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Analytical Chemist Interview
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9 Analytical Chemist Interview Questions

Question 1 of 9
Why do you want a career as an analytical chemist?
User-Submitted Answers
1.
I always enjoyed my experience working with instruments and now, I decided to build my career doing that.
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Question 2 of 9
What was your greatest accomplishment as an analytical chemist?
Question 3 of 9
What was your biggest disappointment as an analytical chemist?
Question 4 of 9
Why should we hire you?
Question 5 of 9
Why do you want to leave your current employer?
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About Analytical Chemist

August 17th, 2017

Analytical chemists study substances at the atomic level and are typically hired to analyze drugs and pharmaceuticals, raw materials, and bulk liquids. They may test substances for purity, viscosity, pH level, toxicity, and other factors. Some employers may hire analytical chemists to support various business functions, such as quality control and research and development. Record-keeping and reporting is a vital function of the job. Analytical chemists typically work in lab settings during normal work hours. A bachelor's degree is required, and advanced degrees in specializations relevant to the position are preferred.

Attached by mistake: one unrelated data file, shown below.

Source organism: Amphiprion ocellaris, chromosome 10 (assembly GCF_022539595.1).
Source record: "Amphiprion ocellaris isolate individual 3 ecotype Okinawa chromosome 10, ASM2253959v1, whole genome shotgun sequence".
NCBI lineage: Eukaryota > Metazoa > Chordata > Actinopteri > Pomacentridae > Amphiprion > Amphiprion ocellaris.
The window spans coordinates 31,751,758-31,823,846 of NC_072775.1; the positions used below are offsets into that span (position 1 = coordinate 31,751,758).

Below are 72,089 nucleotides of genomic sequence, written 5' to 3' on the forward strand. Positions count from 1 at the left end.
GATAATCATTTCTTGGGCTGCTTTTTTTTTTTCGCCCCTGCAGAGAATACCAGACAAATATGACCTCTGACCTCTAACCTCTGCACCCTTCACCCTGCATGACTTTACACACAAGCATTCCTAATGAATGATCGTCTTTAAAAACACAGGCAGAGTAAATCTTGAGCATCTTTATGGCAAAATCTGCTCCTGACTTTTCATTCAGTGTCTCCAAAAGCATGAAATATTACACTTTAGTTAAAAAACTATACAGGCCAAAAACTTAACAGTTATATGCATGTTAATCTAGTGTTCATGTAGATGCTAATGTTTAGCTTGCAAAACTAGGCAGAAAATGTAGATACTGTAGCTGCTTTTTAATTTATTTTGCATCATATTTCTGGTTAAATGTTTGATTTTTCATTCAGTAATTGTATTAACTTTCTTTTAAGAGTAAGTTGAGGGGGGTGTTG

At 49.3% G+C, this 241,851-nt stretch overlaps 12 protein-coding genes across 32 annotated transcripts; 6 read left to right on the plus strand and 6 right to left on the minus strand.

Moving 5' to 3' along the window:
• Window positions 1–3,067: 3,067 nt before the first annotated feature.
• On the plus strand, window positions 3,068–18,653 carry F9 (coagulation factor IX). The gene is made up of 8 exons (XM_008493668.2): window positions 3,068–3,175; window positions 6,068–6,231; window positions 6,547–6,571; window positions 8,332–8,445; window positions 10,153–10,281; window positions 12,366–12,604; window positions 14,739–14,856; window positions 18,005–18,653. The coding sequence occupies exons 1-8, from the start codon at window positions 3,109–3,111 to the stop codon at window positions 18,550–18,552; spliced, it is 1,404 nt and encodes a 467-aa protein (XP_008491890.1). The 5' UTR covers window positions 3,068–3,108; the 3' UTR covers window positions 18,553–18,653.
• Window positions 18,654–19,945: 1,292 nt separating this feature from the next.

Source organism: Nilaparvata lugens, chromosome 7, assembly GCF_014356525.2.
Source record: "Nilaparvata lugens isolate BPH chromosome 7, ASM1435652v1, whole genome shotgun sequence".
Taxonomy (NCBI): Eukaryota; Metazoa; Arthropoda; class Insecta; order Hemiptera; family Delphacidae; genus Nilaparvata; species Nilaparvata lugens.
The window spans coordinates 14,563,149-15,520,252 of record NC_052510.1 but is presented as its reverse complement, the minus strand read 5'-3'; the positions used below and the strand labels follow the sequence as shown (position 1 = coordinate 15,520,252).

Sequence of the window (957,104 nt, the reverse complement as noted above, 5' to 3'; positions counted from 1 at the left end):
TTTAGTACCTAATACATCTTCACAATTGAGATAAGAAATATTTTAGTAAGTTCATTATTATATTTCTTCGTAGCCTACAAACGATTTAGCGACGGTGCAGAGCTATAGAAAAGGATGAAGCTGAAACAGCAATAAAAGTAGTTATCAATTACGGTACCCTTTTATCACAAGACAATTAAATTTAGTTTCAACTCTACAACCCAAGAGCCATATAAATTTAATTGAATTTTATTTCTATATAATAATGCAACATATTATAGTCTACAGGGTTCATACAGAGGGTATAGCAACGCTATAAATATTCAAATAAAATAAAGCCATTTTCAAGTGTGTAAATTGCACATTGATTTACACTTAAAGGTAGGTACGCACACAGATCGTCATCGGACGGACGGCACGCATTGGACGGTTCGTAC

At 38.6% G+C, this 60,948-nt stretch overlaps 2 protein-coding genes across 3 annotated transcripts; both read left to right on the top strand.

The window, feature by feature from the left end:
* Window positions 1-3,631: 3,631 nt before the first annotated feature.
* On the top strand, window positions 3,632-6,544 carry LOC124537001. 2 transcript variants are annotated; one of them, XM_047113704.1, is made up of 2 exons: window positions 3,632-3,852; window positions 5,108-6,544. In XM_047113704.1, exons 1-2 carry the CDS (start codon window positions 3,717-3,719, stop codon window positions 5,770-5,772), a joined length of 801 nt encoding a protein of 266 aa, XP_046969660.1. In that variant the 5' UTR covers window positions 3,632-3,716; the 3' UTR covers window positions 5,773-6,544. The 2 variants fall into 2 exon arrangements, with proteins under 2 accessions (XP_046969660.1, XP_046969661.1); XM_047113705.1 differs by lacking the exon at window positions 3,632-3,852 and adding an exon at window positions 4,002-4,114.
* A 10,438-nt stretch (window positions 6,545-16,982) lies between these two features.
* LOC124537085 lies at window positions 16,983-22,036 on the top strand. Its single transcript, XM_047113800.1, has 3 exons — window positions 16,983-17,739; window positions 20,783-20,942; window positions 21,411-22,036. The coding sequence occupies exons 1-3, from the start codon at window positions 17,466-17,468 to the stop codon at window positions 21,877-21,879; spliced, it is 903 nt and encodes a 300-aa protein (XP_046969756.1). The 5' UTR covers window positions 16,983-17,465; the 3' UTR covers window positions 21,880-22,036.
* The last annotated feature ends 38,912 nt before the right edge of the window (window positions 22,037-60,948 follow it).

Job openings for analytical chemists can be found through typical channels like online job boards such as Indeed. Vacancies can also be found on career sites of different companies, like those that deal in pharmaceuticals, chemical manufacturing, or consumer goods.

The interview will focus on your technical knowledge. In the US, many employers require compliance with FDA and USDA regulations such as the Good Manufacturing Practice regulations. Candidates with familiarity with these regulations will be favored. The interview will also assess your ability to follow procedures and your attention to detail. Depending on the position, you may also be expected to present your findings to different people in the company. This means that you may also be assessed on your ability to communicate clearly to non-technical staff.

To prepare for an interview for analytical chemists, examine the job posting carefully. Research the hiring organization and determine what they deal in so that you can understand the context in which you'll be working. Take stock of your experience: what kind of equipment and procedures are you familiar with? For instance, chromatography, dissolution, etc. To show your adaptability and ability to learn quickly, think of times when you encountered a new problem that you hadn't received any direct training on overcoming. What information did you consider and what actions did you take in order to overcome that challenge? Finally, be prepared to show that you take initiative by researching the company history and recent developments.